I came across this story today about a military father is able to connect with his daughter using pre-recorded videos of himself reading stories for his little girl. It reminded me of my promise to explore this issue in the Daddies Away! feature here at 8BD. I didn’t really have an immediate chance to begin writing this feature right away since I’ve been gone, ironically because of difficulties in getting connected with internet. Also, some of the other mainstream methods of communication that are sparse or simply lacking in Afghanistan.

It touched my heart to watch this daddy reading to his daughter, and it obviously made me think about my own weirdos back home. I’ve finally been able to be regularly in touch with them, but there are still times when connecting is troublesome. It becomes really important to be able to find a variety of means of communication, so you can stay in good contact with your children while away.

I’ve prepared a list of different methods of communication, direct and indirect, that are viable whether you are deployed 7,000 miles away on the other side of the world, or just taking a weekend trip to the mid-west on business to review the new Chevy Traverse. You can use any of these methods to stay in touch. Check it out after the jump…

1. The obvious option – Skype/FaceTime

This is pretty much the standard these days for deployed soldiers who want to communicate with back home. If internet isn’t available in quarters, there are usually morale centers where soldiers can use Skype to call home with video chat. Mac users should probably plunk down the $0.99 for the FaceTime for Mac app for two reasons: 1) FaceTime is a superior video chat interface anyway, and 2) There is a possible software vulnerability to a trojan virus that listens to your audio feed when using Skype on Mac systems (don’t worry, the link doesn’t necessarily download the virus to your computer). One edge that Skype does have on FaceTime is the ability to call regular phone numbers using the Skype interface. You can also set up a number for your family to call, which will then connect with you at your laptop. You can also view your Facebook on Skype. FaceTime left these features out, probably because the app was designed to be used with iPhone 4, and you can access your phone and Facebook just as easily on your iPhone as you could by using FaceTime.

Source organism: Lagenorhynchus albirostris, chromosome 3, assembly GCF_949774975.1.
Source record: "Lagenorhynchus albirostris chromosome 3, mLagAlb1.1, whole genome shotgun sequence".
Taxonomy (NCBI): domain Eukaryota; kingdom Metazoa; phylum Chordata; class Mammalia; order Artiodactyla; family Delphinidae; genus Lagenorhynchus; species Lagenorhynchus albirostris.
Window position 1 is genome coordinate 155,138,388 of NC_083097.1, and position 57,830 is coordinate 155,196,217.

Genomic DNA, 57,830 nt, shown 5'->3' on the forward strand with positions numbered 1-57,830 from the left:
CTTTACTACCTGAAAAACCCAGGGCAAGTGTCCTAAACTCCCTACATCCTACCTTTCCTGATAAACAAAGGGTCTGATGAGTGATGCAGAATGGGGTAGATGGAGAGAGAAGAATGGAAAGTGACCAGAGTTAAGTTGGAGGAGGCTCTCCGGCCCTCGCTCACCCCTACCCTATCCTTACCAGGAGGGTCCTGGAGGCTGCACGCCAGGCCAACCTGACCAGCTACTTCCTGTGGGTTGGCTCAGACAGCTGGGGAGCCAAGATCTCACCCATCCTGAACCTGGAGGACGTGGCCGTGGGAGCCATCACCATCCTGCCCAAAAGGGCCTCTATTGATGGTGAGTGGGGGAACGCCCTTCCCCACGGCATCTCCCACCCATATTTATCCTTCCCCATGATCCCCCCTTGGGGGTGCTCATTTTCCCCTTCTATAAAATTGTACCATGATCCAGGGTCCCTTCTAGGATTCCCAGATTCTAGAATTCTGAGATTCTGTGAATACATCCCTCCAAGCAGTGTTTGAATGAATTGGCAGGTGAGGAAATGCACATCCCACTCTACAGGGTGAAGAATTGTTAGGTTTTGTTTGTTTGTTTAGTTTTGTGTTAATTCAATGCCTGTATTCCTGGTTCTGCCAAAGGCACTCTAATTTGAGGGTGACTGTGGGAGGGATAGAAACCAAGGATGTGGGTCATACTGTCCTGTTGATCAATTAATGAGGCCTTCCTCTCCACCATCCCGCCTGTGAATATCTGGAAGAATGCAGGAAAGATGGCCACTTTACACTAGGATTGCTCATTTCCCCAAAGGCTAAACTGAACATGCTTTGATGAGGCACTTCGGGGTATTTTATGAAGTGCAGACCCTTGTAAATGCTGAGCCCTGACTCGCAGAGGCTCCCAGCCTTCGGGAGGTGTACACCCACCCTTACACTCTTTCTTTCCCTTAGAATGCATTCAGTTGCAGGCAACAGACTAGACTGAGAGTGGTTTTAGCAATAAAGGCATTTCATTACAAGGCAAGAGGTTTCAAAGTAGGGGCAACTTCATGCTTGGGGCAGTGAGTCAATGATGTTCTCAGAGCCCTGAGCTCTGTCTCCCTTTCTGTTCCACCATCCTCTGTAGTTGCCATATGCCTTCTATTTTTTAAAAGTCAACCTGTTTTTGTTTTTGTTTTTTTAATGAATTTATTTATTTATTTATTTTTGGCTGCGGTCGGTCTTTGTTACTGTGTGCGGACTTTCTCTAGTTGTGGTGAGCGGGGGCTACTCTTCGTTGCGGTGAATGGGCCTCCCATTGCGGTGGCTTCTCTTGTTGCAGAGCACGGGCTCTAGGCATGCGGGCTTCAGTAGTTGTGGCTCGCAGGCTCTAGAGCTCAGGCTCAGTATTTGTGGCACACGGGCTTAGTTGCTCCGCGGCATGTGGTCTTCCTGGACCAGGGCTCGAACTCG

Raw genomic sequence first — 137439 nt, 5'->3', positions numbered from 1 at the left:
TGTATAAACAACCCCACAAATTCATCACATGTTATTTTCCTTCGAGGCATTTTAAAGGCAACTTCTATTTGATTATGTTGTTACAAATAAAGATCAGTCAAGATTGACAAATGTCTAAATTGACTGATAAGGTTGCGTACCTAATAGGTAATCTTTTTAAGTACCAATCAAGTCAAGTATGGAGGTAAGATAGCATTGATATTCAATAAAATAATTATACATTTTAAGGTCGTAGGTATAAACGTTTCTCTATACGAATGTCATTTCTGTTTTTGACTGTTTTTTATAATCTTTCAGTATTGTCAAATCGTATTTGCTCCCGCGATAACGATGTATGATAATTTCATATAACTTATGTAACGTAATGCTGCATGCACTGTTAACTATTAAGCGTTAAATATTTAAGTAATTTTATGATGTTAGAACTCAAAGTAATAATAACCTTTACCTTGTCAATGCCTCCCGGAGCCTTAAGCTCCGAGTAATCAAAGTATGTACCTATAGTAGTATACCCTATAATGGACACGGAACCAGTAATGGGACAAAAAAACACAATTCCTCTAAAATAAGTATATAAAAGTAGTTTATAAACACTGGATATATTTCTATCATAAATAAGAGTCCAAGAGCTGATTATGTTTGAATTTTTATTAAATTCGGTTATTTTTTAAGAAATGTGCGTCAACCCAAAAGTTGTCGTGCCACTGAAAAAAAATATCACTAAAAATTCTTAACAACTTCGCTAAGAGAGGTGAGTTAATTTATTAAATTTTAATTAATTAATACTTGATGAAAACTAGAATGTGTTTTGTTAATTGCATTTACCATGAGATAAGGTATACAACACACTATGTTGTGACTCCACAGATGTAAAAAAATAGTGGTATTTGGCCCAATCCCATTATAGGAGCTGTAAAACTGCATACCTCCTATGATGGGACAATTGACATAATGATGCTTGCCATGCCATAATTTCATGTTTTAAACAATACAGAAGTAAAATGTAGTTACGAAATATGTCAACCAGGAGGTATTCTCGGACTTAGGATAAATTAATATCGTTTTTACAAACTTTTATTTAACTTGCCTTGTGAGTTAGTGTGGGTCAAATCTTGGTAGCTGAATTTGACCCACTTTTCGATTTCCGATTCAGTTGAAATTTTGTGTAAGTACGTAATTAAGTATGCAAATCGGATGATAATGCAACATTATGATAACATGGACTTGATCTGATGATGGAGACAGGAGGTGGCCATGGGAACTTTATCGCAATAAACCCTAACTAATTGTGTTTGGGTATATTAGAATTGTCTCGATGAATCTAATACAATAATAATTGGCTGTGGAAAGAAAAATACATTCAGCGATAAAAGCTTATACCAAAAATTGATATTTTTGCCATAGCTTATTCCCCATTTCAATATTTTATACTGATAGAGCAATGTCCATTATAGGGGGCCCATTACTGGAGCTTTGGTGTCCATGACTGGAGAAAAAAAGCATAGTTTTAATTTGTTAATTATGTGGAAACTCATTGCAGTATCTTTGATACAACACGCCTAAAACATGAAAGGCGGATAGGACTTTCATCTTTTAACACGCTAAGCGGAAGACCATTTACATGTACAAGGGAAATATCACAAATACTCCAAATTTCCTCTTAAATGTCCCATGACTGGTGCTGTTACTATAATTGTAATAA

2. Telephone

Almost as obvious as using Skype or FaceTime is just getting on the telephone to call. You can get relatively cheap telephone time right now in Iraq and Afghanistan (between four and eight cents a minute). You can use the morale center SPAWARE phones, or buy a cell phone that runs on the local infrastructure. You can also usually call your rear detachment back in the states and ask to be connected for a “morale call.” The operator on the other side will dial a number in the states for you, and your call won’t cost a nickel…or a dime…or a quarter for that matter. Calling is cool simply because it’s a live connection, it’s cheap, and it’s available pretty much everywhere, even when the internet service fails or goes down for maintenance.

3. Record your voice or make a video

This is what you’ll see the deployed airman I mentioned at the beginning of this article doing for his little girl. He’s made a video of himself reading a story so his daughter can watch it whenever she wants. I did something similar for my little weirdos before I left for Afghanistan, except I read stories onto a cassette tape (remember those? Of course you do!) so that my kids don’t have to dork around with CDs, or MP3 players, even though you should consider those options if your kids aren’t as destructive as mine are. I read stories from some of my favorite books, and from some of their favorites. It might also pay off to read them something that you find particularly meaningful that you both like. I find a lot of Dr. Seuss stories play on multiple levels of meaning, and can include some cool messages too.

4. Exchange mementos

I’m actually taking a page out of Sesame Street’s Talk/Listen/Connect video (which I’ll review later), in which is depicted a scenario where Elmo’s dad has to go away for “a lot of days” to “go help some people.” In the video, Elmo’s dad lends Elmo his favorite thing (a trumpet), and Elmo offers his (a toy broomstick pony). This not only gives monster and son something to have with them that reminds them of each other, but also gives them a touch point that they talk about on the phone while they are separated. Alternatively, you can leave behind a special gift that reminds your child of you, like the Operation Give a Hug  doll. Or you can leave some kind of countdown memento behind, like a chain of paper links that your kiddos can cut links from each day, or a jar or candy hugs and kisses, like this clever dad did.